BREAKING THE TIE

The NFL will hold its Annual Meetings in Orlando, Fla., next week, with a potential change to the league's post-season overtime format expected to be a major issue.

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Overtime Policy Expected to Be Major Issue at NFL Annual Meetings

INDIANAPOLIS – As Rich McKay sees it, the time to change NFL overtime may be right.

And he said there are statistics that make the point.

McKay, the president of the Atlanta Falcons, is the co-chairman of the NFL's Competition Committee, a group that is expected to recommend to NFL owners the first change to the league's post-season overtime policy in nearly four decades.

The owners' decision on overtime policy is expected to be one of the major issues at the NFL Annual Meetings, which will be held Sunday through Wednesday in Orlando, Fla.

The reason for the recommendation, McKay said, is fairly simple:

Whereas for nearly two decades the NFL's current "sudden-death" format of deciding games tied at the end of regulation created a balance in terms of whether the team receiving or kicking off to start overtime won the game, that is no longer the case.

That, McKay said, caused the committee to search for a solution.

"Statistically, it's clear there has been a change," McKay said this week. "There are advocates who will say that we're trying to put in a system that emphasizes more skill and more strategy in overtime as opposed to the randomness of the coin flip.

"Those on the other side will tell you it (the current system) works pretty well, it's exciting, and there's an opunity for less plays, and that is an important product that's needed in overtime."

Essentially, the committee's proposal is as follows:

• That if the team with possession first does not score a touchdown, the other team will get possession with a chance to tie or win.

• That if the team with possession first scores a touchdown, that team would win the game.

• That if the team with possession first scores a field goal, and the other the team scores a field goal, then the game would go into the traditional sudden-death format.

"We would like to have it where there would be an opportunity to possess in the event the first team with the ball does not score a touchdown," McKay said.

McKay said the reasons are two-fold.

One is that whereas from before 1994, there was essentially a 46 percent-46 percent ratio of kicking and receiving team winning overtime games, the league's moving kickoffs to the 30-yard line and a drastic improvement of field-goal kickers has changed that dynamic.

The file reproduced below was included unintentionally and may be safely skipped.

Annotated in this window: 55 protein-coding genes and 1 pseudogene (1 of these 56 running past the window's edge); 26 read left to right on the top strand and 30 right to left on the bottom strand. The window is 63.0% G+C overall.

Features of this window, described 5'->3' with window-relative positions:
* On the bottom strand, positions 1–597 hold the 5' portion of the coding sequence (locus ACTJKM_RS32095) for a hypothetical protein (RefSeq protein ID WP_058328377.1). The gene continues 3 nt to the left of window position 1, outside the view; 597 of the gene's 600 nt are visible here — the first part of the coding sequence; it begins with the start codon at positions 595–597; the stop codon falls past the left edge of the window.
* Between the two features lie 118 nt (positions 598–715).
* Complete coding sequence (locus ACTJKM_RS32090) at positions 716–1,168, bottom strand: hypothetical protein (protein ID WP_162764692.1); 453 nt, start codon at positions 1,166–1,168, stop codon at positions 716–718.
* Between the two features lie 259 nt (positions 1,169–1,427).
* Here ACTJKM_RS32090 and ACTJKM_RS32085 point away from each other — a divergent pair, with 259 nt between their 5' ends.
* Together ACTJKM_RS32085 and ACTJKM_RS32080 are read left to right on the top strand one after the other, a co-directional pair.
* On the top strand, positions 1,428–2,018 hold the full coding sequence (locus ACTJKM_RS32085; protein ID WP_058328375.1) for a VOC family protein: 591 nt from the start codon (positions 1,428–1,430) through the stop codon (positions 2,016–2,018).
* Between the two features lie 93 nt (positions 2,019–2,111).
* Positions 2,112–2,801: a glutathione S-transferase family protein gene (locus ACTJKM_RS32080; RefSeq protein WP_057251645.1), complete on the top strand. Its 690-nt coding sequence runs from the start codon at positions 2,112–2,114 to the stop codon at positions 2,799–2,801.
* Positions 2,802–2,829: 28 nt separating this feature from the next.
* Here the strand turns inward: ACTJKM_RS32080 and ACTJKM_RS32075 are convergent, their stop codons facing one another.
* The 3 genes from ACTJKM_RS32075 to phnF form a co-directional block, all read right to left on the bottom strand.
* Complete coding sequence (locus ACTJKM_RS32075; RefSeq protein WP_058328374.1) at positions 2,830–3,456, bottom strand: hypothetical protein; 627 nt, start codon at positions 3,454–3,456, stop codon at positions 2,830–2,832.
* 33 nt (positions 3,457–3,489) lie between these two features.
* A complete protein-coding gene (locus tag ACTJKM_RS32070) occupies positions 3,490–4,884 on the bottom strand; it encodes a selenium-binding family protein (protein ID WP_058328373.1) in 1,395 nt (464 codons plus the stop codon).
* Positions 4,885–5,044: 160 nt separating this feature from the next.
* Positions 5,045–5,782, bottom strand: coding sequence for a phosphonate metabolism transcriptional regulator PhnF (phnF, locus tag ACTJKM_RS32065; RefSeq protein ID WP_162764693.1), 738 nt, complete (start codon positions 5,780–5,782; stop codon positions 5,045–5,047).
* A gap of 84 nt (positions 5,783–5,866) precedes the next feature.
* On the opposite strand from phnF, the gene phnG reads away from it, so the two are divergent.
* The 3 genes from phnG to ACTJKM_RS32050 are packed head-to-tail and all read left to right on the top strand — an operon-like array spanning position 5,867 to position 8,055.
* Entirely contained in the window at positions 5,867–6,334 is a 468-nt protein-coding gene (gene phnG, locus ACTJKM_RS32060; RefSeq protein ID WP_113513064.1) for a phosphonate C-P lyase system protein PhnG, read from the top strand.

From 1994 – when the NFL moved kickoffs to the 30 – to last season, receiving teams won overtime games 59.8 percent of the time compared to the kicking team winning 38.5 percent.

"When sudden death was put in in 1974, it clearly worked very well," McKay said. "It was a good system. Number one, it had excitement. Number two, it broke ties. From '74 to '93, in that time period, you had literally a 50/50 split between those that won the toss and those that lost the toss. Those that won, won 46.8 percent of the time and those that lost won 46.8 percent of the time. So it was a system that worked very well.

"Changes occurred over time. Now, the numbers have changed pretty dramatically. The pros of the switch is it tries to re-balance the advantage that has been gained since '94 based on field-goal accuracy being greatly improved, field position being improved."

Because of the those two factors, McKay said too often a receiving team with a good return would be in a position to win with one good pass and a long field goal.

"In our mind that probably wouldn't have happened prior to '93 as much," McKay said. "What's happened as a result of the efficiency of the return game or because of the kickoff yard line, coupled with the accuracy of the field goal kickers, you've now created an advantage, almost I guess a 20 percent advantage, for the team winning the toss."

McKay said the reason for this proposal as opposed to moving the kickoff back is the latter option not only likely wouldn't have solved the discrepancy, but likely would have met resistance.

"We proposed that a few years ago, but it did not prevail," McKay said. "The reasoning about that was, No. 1, I don't think that would move the statistics as dramatically as you might think because of the improved field-goal accuracy that's occurred over the years.

"No. 2, there are those that will take the position if they built their football team to have a kickoff specialist, and then in overtime you decided that kickoff specialist was less valuable, you've messed with the way they've built their team, if you will. The same applies to the team that says they have a returner that they think is special. So we weren't able to get that through either. We tried that."

McKay, who said he has no feel for the proposal's chances, said past proposals have met with various resistance. He said a proposal to ensure each team had two possessions received perhaps 18 votes, while the proposal to move kickoffs received less support.

"In the past, people have been quick to say that our system works very well and why would we change it," McKay said. "That's always been a blocking point, if you will, to change. In this case, we just try to make a statistical argument that the time may have come to innovate a little bit when it comes to overtime and there's a reason statistically to do so. But it will be interesting to see when we get to that discussion."

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